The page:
Having trouble staying ahead of order fulfilment? Here are some creative solutions.

By Nicola Kinsella at Fluent Commerce

Nothing frustrates shoppers more than clicking on a product only to find it is out of stock, no longer available or will not arrive in time for a specific event or purpose. With endless time at home last year, crazed consumers were buying up everything from sanitizing spray to bakeware. USA Today even collated the top 24 things that sold out during the pandemic. Hair dye, yeast, board games, puzzles, bidets, fitness equipment, sewing machines and various office supplies all made the list.

Industry pundits predict that this abundant online shopping trend is here to stay, which means optimizing the online channel will be a top priority. As customers turn to online shopping for more of their goods, retailers will have to perfect their inventory management strategy to improve product availability and avoid stockouts. This means businesses will be expected to discover and deliver available stock fast and find new, creative ways of managing inventory to maximize their margins.

Why traditional stock management doesn’t work anymore

The way many retailers have traditionally approached stock management isn’t adapting very well to post-COVID consumer demand. Traditionally, many retailers rely on customized Enterprise Resource Planning (ERP) software or eCommerce platforms that are stagnant, rigid and simply not designed for real-time inventory management. Without accurate inventory visibility across all locations, it is difficult, if not impossible, to reduce order cancellations, out-of-stocks or manage margins more effectively. It’s also impossible to easily ship inventory directly from stores to fulfill online orders or to offer customers contact-free click and collect options, as these tools (ERPs & eCommerce platform) are not created to specifically manage the intricacies of inventory.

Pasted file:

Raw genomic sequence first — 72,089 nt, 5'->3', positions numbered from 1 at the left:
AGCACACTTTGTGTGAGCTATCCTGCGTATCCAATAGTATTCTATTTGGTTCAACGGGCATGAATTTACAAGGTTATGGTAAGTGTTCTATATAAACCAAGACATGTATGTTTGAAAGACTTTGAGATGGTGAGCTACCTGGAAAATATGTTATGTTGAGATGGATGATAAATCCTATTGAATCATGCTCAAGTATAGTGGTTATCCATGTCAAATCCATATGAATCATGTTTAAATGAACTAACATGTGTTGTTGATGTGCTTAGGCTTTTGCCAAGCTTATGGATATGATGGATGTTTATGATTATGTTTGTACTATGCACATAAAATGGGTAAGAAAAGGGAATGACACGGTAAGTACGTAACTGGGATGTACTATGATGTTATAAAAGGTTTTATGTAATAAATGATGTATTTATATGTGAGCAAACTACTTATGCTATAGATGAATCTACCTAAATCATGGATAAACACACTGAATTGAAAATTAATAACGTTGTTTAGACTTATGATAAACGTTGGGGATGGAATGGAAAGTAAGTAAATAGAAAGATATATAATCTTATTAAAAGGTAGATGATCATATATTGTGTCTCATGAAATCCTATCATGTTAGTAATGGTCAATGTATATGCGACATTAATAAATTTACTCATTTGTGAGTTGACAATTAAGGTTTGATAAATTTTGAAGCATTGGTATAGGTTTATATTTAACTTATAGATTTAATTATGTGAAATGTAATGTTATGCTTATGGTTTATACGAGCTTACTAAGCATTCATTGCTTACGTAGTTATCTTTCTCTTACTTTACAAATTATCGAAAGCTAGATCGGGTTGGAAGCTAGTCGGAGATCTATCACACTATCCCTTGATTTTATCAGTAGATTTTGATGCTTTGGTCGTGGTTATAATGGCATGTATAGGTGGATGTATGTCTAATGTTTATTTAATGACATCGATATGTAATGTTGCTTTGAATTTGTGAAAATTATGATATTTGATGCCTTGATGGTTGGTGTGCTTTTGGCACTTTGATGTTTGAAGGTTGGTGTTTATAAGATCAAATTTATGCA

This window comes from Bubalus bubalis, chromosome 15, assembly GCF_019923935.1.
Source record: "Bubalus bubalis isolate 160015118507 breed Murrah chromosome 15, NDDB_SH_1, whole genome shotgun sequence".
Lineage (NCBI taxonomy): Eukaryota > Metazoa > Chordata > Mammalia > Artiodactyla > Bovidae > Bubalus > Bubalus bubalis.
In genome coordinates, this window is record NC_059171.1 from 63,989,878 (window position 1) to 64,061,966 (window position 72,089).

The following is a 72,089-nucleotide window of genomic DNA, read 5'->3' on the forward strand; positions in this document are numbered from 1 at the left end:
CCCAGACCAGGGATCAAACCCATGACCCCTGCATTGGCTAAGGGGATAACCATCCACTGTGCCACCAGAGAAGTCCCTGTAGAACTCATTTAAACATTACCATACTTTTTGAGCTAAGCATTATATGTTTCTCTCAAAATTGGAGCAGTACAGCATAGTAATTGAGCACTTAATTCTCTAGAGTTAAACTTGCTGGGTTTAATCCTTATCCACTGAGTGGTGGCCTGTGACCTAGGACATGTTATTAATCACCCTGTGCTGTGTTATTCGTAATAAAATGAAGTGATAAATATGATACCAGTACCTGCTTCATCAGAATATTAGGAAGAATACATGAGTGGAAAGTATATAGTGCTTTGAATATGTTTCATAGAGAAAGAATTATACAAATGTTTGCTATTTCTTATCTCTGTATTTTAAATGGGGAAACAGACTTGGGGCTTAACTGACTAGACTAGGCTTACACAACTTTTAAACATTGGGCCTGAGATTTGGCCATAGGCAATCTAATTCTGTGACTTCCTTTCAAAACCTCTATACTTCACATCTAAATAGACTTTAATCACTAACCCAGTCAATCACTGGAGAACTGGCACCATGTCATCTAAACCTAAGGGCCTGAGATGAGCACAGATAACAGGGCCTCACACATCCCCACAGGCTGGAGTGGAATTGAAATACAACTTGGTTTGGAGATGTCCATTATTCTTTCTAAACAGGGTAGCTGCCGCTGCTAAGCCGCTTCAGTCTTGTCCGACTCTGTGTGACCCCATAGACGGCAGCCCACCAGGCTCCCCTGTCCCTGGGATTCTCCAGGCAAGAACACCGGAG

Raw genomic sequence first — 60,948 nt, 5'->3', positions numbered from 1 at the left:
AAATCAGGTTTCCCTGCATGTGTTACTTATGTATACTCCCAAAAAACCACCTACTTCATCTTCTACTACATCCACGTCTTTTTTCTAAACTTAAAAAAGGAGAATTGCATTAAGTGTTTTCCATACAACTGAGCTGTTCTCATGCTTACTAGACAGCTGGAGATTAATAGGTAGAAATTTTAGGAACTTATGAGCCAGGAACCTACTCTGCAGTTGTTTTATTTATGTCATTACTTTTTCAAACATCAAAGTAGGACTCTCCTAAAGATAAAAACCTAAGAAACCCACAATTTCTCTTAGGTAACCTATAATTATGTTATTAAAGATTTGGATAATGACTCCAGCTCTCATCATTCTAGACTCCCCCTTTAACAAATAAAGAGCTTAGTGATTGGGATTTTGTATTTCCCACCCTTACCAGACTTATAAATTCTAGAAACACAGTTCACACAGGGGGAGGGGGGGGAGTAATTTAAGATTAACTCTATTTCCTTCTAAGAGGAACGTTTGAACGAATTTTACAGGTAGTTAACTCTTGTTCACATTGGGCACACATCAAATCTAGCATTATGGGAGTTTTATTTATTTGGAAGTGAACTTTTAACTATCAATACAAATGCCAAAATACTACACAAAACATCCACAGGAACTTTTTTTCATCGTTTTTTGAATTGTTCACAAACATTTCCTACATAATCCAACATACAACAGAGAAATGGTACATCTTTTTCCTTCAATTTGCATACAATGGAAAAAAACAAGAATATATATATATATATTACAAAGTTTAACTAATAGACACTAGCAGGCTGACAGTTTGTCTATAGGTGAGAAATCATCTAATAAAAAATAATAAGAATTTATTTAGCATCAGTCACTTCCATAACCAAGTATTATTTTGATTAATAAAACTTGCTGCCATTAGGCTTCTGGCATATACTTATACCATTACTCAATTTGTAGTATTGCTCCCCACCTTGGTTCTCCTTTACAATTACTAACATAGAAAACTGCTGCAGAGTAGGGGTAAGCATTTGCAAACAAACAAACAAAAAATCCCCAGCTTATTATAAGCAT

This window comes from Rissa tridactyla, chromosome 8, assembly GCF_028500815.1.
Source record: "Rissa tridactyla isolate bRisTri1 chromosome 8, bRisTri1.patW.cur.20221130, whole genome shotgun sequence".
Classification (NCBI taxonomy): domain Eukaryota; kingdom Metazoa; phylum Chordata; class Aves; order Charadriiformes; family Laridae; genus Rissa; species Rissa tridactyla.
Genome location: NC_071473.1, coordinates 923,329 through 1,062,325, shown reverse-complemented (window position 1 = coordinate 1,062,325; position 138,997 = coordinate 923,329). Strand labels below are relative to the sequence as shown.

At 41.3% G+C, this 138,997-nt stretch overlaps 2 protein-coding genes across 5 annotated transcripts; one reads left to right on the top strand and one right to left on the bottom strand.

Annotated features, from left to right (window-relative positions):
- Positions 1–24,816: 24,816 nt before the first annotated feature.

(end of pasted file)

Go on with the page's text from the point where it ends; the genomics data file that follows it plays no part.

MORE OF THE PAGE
The main issue with traditional inventory systems boils down to a lack of flexibility, intelligence and transparency. Staying fluid and adapting to changes in demand is truly the baseline for retailers now – operating under the pre-COVID inventory model reduces a retailer’s ability to compete in the shifting global trade market. Below, we walk through ways retailers can creatively meet the current shift in customer demand in order to stay relevant and reputable with consumers.

Rethinking the Seasonal Sales Cycle
At the onset of COVID-19, when brick-and-mortar shops around the world were forced to close their doors, retailers experienced what we can call “blocked stock’ in their inventory. All of these goods were essentially collecting dust—even if there was a clear customer demand for them—because of the legally enforced shutdown. Now that most retailers have opened again, they have almost a years’ worth of goods from previous seasons that need to be sold. Without a smart sale strategy, these retailers will be left with massive amounts of aging inventory.

The solution to this is rethinking the way they optimize their order fulfillment moving forward. By aggregating all stock, including inventory, and making it all available online, retailers can significantly increase the number of products available to the consumer. This helps to reduce the amount of post-COVID stale stock that has to be discounted.